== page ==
“Something happened at this last visit that feels important. The group seemed to take on its own power. They began spontaneously sharing with each other the ways the program has helped them, naturally showing encouragement and caring to a few who were struggling with stressors. One patient told us he wanted to start a group like this in his own neighborhood. There was definitely a shift.”

Kristi wasn’t alone in witnessing the unfolding; she’d been joined by several residents and dieticians. One resident sent her a message the next day saying that attending the HealthScripts circle was an “honor and a beautiful human experience” that made her excited for her next few years at Cox Health. One of the dieticians said she came because she’d heard about this program and didn’t believe it was real. After the visit she told a colleague that it was a dream come true. As Kristi sees it, “These patients are touching people’s hearts and minds.”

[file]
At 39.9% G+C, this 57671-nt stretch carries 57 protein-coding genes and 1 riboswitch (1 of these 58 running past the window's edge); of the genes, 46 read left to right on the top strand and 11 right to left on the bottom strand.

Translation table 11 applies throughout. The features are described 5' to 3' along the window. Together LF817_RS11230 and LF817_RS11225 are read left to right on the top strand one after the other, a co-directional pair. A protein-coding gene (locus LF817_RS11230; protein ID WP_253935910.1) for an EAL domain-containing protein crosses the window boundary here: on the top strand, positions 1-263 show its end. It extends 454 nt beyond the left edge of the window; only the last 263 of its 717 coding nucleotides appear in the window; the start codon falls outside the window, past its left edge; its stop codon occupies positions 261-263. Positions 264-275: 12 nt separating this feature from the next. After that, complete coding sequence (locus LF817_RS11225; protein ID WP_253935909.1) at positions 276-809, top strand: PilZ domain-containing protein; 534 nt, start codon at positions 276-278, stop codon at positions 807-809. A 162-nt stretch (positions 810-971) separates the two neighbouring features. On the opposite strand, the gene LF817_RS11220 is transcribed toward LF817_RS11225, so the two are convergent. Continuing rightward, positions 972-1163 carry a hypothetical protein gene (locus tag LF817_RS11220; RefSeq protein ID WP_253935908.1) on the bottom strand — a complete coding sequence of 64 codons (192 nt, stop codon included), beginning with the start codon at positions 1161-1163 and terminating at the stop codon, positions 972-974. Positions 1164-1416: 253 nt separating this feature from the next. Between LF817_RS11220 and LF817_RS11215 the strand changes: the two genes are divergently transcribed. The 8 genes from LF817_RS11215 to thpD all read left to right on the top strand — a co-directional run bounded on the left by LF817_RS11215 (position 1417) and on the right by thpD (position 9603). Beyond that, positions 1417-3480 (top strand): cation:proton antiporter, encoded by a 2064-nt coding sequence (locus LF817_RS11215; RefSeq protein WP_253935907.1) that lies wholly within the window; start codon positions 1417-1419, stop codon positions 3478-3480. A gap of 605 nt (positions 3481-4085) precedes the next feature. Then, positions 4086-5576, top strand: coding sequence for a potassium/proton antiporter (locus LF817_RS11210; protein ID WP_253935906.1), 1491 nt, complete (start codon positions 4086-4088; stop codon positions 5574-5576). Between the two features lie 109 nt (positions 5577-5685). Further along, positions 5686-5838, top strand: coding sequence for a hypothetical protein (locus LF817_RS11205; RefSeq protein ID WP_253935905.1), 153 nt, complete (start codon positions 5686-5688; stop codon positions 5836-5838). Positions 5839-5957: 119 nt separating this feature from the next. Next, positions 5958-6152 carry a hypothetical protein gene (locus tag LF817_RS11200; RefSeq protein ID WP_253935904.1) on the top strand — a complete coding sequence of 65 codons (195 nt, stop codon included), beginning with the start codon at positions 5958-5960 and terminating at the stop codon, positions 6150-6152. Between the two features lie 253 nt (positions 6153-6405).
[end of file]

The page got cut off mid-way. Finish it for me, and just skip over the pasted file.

How Might this scale?

Better health outcomes. Stronger communities. Greater resilience in relocalized food economies. More fulfilling healthcare practice. What community would not want such benefits? Maile has spoken to hundreds of people wanting to replicate the success of this program. “It has to stay small,” Maile begins. “Resilience comes in being small and local. Yet every town can do this and there are 175,000 small towns.” It takes an integrator like Maile and opportunities for funding. It calls for a well-connected farmer like Curtis who cares about helping people in the community. It takes physicians like Kristi and Katie, both HEAL-trained, who can hold circles with humble expertise, allowing profound wisdom and compassion to emerge. “If you think about relationships first,” Maile concludes, “you’ll get it right.” If you think about relationships first, grow trust, experience compassion and enact love, you’ll get it especially right.

Ginny Whitelaw is the Founder and CEO of the Institute for Zen Leadership.